GMRS/FRS

If you’ve decided the more modern technology of GMRS/FRS is preferable, and you’re not interested in the huge installed base that CB offers, then you have several options available.

The simplest, cheapest and easiest method is to get hold of a couple of hand-held GMRS radios and a motorcycle headset accessory. In fact, this is the least expensive solution across the board. For about a $65 street price, you can pick up the Midland GXT1000VP4 value pack, which includes two GMRS/FRS radios, rechargeable battery packs, drop-in charger, and both AC and DC adapters. Spend another $35 to add the AVP-H2 headset for motorcycles, which provides speakers and a microphone to mount in your helmet, as well as a push-to-talk (PTT) button that attaches to your handlebar with a hook & loop strap. The GXT1000 radios provide all the GMRS/FRS channels along with 285 privacy codes unique to GMRS/FRS that give you over 6000 virtual channel options to help avoid unwanted conversations. It’s a good way to isolate just your riding group from all the other road chatter out there. For under $70 for each rider, you are riding with a full GMRS/FRS solution and you’ve got a pair of pretty decent hand-held radios to use off the bike too. The downside is you have to haul along desktop chargers, and since the radio is in your tank bag or pocket, you won’t be doing any channel changing on the fly. Everything is also hooked up with wires between the radio, your headset and the PTT button, but hey, it’s only $70 and it works well.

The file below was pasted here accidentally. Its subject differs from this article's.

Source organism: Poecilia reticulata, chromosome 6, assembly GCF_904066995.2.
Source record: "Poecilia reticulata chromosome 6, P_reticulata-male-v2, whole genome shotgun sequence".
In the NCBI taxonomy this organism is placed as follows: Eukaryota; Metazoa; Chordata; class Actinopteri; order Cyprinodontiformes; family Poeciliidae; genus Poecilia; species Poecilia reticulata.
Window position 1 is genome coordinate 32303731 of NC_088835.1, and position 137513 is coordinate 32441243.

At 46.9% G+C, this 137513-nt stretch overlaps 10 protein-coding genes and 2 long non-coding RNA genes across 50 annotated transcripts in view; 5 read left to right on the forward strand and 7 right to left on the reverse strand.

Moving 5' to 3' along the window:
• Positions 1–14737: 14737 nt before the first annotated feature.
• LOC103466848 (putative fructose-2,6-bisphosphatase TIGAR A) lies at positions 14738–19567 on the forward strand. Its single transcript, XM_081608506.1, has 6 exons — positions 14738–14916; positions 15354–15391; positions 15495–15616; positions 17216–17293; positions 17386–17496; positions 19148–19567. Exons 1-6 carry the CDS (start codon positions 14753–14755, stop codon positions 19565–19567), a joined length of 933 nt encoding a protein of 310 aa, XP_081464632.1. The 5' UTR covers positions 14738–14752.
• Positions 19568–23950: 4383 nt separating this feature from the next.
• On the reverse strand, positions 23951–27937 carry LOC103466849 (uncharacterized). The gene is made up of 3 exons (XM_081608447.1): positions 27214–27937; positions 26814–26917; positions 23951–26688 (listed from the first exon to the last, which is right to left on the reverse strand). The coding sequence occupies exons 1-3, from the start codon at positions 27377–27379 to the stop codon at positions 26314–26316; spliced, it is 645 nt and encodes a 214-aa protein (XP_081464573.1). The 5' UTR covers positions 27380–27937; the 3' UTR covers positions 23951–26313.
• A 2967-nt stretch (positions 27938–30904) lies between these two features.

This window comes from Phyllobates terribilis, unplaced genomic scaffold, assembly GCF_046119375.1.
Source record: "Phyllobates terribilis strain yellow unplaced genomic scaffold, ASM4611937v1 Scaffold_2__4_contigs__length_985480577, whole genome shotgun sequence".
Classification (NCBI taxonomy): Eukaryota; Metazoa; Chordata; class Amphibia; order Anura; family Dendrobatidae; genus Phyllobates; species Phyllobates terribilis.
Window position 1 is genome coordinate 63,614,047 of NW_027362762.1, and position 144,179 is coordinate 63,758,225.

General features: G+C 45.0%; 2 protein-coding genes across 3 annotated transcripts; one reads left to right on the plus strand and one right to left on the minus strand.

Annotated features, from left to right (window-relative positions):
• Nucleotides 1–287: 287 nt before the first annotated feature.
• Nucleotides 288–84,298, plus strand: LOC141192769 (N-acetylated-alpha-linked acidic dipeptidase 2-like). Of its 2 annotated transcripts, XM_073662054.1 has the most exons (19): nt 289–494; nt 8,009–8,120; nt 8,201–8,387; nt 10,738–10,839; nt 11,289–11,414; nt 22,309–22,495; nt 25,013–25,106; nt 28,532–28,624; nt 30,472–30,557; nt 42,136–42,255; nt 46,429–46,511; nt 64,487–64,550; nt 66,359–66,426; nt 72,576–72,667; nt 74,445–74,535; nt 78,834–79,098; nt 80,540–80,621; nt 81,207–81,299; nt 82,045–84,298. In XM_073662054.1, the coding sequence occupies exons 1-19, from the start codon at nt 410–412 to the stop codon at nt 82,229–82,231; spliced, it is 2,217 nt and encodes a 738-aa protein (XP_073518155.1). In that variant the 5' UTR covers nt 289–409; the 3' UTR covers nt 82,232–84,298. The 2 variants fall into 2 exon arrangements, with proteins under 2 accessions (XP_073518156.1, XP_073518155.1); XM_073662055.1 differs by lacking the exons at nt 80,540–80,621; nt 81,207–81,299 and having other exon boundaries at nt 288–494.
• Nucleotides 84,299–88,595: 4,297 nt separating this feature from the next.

Still within the GMRS/FRS category but a step up in motorcycle specificity would be an all-in-one helmet-mounted modular product. The Chatterbox X1Slim combines GMRS/FRS communications along with a Rider to Passenger intercom, Bluetooth connectivity to devices like cell phones and portable audio players, and an FM radio. You mount the unit on the side of your helmet and connect everything either wirelessly or directly to the device. The X1Slim comes with a helmet headset and wired handlebar mounted PTT button. If you decide to use it, the PTT button is the only thing not integrated into the device on your helmet. To cut that last wire, Chatterbox even offers a wireless PTT button as an optional accessory. The advantages of this solution include a design specific to motorcyclists, a compact unit that’s mounted out of the way, and the easy installation. The downside is having to charge the unit after a day’s use, which can take about 5 hours, and the lack of visual feedback while riding (to show the channel and other selections) as the unit is placed on the side of your head. You’ll change channels and adjust volume by pushing buttons blindly, but you soon learn by feel. The Chatterbox X1Slim carries a $349.95 MSRP.